Simon Hearn battles it out with son Sebastian at the Hull 10k

Simon Hearn and son Sebastian went head-to-head at the Hull 10k

After following a strict and tailored training plan for the past six weeks, Simon Hearn made the trip up to Hull to compete in the “Run For All” Hull 10k. What was unique about this race though was that Simon was doing it with his son Sebastian, which was fitting since it also happened to be on Father’s Day.

Sebastian, who is now 17, was a BAC member when he was younger but moved away to attend Harrogate Army College. Simon knew that Sebastian had been doing some running whilst he’s been up there and had heard that he’d been posting some very good times for races of that kind of distance but he was still hoping to be the stronger of the two on the day.

The conditions were extremely hot on the morning of the race with temperatures soaring to around 30 degrees, meaning it was always going to be difficult for Simon to get the sub 40 time that he was aiming for. He set off quickly, posting a 6:15 for his first mile before settling into a more comfortable pace.

After his fast start, Simon spent the rest of the race looking over his shoulder to see if Sebastian was catching him. However, it turned out that his son had actually sneaked past him on the second mile without Simon realising, so in fact, the whole time he’d been looking behind him, Sebastian was actually ahead of him.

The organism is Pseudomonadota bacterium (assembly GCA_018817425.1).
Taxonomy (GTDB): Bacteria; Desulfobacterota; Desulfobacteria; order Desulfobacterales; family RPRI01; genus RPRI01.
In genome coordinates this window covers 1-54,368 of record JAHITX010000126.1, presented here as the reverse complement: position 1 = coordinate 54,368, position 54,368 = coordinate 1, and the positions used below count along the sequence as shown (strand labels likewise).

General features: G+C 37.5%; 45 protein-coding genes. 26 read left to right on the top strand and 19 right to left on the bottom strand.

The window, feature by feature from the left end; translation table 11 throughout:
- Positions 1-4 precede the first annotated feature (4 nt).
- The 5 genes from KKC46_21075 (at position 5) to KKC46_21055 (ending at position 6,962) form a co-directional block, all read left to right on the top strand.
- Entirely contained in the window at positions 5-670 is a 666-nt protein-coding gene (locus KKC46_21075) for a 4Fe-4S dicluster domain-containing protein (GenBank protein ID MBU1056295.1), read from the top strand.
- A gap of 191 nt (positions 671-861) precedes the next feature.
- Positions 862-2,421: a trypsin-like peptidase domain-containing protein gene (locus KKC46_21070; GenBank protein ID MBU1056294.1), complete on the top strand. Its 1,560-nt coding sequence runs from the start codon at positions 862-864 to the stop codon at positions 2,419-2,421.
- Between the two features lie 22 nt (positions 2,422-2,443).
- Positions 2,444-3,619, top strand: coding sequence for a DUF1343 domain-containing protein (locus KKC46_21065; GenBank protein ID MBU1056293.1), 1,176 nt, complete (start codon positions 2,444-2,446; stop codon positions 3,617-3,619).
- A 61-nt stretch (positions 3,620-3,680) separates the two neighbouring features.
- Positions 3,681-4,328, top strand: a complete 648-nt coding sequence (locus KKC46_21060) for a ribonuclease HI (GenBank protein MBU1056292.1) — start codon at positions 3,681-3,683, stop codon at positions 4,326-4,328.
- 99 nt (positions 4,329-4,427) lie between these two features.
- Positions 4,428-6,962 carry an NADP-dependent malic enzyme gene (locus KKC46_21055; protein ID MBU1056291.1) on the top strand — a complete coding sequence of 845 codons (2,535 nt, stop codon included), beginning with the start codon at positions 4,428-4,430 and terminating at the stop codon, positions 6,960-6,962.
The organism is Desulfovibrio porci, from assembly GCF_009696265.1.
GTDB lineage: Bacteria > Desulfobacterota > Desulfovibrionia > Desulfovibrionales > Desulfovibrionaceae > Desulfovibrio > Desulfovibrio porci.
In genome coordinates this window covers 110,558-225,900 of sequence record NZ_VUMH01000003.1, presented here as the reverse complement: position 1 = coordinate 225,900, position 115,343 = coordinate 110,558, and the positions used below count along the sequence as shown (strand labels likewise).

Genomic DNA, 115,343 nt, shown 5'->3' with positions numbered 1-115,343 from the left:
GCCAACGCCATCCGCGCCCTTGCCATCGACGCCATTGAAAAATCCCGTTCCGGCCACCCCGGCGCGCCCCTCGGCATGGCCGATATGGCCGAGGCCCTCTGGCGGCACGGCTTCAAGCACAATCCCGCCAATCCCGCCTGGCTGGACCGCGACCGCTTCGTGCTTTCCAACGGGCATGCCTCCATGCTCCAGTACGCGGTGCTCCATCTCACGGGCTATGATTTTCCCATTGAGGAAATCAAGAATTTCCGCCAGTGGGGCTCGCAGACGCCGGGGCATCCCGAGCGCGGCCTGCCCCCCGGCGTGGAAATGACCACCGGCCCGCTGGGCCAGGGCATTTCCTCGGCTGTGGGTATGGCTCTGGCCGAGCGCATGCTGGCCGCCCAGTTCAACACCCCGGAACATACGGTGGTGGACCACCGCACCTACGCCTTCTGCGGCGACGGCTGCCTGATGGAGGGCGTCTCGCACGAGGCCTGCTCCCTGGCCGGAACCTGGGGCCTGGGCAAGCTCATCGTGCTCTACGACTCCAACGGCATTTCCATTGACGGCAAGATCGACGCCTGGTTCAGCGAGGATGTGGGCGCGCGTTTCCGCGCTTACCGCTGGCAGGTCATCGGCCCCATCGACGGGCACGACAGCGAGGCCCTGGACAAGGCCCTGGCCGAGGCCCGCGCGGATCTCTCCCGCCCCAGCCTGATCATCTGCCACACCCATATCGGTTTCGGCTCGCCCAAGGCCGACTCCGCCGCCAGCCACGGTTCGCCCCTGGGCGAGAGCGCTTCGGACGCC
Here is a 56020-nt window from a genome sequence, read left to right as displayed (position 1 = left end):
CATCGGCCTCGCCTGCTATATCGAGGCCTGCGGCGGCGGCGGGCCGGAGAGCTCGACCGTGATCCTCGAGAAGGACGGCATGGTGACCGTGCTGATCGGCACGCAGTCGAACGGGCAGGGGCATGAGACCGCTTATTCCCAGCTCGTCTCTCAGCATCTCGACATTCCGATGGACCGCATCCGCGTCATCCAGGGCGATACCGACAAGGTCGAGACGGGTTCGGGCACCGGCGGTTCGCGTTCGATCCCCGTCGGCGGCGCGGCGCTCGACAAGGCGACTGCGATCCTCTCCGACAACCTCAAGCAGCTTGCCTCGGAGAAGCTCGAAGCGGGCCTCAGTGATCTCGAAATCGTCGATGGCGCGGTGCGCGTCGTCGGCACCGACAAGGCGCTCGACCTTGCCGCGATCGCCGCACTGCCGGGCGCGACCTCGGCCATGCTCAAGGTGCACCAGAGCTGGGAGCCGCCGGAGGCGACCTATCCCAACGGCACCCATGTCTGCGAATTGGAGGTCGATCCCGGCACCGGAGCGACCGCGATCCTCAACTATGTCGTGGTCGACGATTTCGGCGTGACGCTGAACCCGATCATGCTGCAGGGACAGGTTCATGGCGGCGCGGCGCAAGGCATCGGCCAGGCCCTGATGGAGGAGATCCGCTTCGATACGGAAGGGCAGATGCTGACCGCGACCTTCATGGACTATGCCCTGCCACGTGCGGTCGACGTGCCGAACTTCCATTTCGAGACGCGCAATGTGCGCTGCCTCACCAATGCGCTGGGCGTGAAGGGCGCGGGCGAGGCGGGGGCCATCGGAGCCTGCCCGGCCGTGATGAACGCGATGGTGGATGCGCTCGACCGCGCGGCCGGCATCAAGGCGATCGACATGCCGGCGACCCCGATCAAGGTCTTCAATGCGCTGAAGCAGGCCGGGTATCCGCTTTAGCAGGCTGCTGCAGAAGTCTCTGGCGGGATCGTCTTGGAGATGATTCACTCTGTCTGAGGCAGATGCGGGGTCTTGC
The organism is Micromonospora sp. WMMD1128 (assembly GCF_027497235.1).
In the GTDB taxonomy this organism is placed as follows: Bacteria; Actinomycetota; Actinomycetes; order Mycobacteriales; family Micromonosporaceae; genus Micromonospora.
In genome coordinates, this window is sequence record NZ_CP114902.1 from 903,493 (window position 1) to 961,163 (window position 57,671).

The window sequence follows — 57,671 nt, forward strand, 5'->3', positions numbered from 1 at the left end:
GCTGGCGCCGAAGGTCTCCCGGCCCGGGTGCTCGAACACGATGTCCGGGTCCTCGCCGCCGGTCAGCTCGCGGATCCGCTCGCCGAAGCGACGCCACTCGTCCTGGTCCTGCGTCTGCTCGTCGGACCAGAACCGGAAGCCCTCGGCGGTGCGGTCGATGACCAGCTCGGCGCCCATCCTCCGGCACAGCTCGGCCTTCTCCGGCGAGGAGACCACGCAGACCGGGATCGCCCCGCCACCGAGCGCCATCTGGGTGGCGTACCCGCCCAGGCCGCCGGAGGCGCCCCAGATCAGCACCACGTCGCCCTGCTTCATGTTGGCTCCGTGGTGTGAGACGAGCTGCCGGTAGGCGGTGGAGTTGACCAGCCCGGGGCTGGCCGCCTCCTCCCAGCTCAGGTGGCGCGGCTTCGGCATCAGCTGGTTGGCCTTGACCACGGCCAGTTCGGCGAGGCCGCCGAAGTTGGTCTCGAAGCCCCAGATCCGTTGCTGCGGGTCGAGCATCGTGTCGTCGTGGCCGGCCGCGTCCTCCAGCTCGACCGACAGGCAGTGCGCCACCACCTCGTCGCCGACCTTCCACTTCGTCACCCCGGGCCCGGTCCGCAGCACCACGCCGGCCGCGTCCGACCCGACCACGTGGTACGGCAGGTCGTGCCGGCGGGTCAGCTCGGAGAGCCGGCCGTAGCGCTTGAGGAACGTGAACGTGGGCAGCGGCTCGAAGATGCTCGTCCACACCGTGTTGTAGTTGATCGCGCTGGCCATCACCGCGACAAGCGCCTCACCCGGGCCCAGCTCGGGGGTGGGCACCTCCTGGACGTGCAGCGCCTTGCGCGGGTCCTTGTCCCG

As Simon got close to finish, to his surprise, he overheard the commentator saying Sebastian’s name over the tannoy. At first he thought there must have been some mix up with the numbers since he hadn’t seen his son come past him, but as he crossed the line he saw that Sebastian was already there.

Simon’s finishing time was 40:37, which put him in 59th place in a field of 4,200 and 7th place in the M45 category. This was a strong performance by any standards, but especially in the intense heat.

In fact, Sebastian had actually come in 22 seconds ahead of Simon, in a superb time of 40:15, which put him in 48th position and 17th in his age category.

It was a bittersweet moment for Simon, who, whilst he was disappointed not to have beaten his son, was also pleased to see Sebastian running so well and immensely proud of him.

The crowd that came out to watch the race and support the runners was enormous and in fact, Simon had never seen so many people cheering the runners on in any race he’d done before. This helped make the occasion an even more memorable one.

Putting the competitive element aside though, it was a great experience for Simon to be able to do the race with Sebastian and for a father and a son to both be running at that kind of level is probably quite unusual so huge respect to both of them.

Simon was narrowly pipped to the post by Sebastian, with both achieving an impressive top 60 finish